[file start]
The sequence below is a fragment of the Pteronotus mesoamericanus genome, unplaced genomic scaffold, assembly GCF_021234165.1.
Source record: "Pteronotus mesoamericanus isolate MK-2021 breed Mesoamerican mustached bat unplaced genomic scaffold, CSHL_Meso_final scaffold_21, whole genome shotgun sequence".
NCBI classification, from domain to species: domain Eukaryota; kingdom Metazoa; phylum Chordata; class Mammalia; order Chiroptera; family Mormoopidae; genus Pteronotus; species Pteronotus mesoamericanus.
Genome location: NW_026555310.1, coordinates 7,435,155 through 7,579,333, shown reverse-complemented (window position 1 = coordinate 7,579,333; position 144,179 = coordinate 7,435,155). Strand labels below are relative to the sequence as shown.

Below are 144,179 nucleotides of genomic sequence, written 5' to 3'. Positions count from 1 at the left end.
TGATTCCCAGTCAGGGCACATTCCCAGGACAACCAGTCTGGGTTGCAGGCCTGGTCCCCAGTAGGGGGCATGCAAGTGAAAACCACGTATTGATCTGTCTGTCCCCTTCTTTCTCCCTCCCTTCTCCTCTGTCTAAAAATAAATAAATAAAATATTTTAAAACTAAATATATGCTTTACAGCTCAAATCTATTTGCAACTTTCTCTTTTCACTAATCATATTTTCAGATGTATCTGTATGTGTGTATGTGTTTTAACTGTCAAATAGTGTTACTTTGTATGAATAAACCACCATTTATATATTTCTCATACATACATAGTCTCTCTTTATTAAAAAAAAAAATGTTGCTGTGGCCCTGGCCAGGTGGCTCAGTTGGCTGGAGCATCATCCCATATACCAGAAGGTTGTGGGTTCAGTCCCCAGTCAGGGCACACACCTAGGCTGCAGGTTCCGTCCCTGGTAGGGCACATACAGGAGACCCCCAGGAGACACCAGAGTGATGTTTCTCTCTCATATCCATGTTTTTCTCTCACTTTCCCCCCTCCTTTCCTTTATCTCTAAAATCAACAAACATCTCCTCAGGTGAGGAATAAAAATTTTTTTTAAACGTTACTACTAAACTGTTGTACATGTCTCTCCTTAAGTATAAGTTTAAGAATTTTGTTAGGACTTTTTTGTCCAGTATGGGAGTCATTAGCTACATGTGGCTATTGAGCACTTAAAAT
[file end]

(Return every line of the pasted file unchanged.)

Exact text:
The sequence below is a fragment of the Pteronotus mesoamericanus genome, unplaced genomic scaffold, assembly GCF_021234165.1.
Source record: "Pteronotus mesoamericanus isolate MK-2021 breed Mesoamerican mustached bat unplaced genomic scaffold, CSHL_Meso_final scaffold_21, whole genome shotgun sequence".
NCBI classification, from domain to species: domain Eukaryota; kingdom Metazoa; phylum Chordata; class Mammalia; order Chiroptera; family Mormoopidae; genus Pteronotus; species Pteronotus mesoamericanus.
Genome location: NW_026555310.1, coordinates 7,435,155 through 7,579,333, shown reverse-complemented (window position 1 = coordinate 7,579,333; position 144,179 = coordinate 7,435,155). Strand labels below are relative to the sequence as shown.

Below are 144,179 nucleotides of genomic sequence, written 5' to 3'. Positions count from 1 at the left end.
TGATTCCCAGTCAGGGCACATTCCCAGGACAACCAGTCTGGGTTGCAGGCCTGGTCCCCAGTAGGGGGCATGCAAGTGAAAACCACGTATTGATCTGTCTGTCCCCTTCTTTCTCCCTCCCTTCTCCTCTGTCTAAAAATAAATAAATAAAATATTTTAAAACTAAATATATGCTTTACAGCTCAAATCTATTTGCAACTTTCTCTTTTCACTAATCATATTTTCAGATGTATCTGTATGTGTGTATGTGTTTTAACTGTCAAATAGTGTTACTTTGTATGAATAAACCACCATTTATATATTTCTCATACATACATAGTCTCTCTTTATTAAAAAAAAAAATGTTGCTGTGGCCCTGGCCAGGTGGCTCAGTTGGCTGGAGCATCATCCCATATACCAGAAGGTTGTGGGTTCAGTCCCCAGTCAGGGCACACACCTAGGCTGCAGGTTCCGTCCCTGGTAGGGCACATACAGGAGACCCCCAGGAGACACCAGAGTGATGTTTCTCTCTCATATCCATGTTTTTCTCTCACTTTCCCCCCTCCTTTCCTTTATCTCTAAAATCAACAAACATCTCCTCAGGTGAGGAATAAAAATTTTTTTTAAACGTTACTACTAAACTGTTGTACATGTCTCTCCTTAAGTATAAGTTTAAGAATTTTGTTAGGACTTTTTTGTCCAGTATGGGAGTCATTAGCTACATGTGGCTATTGAGCACTTAAAAT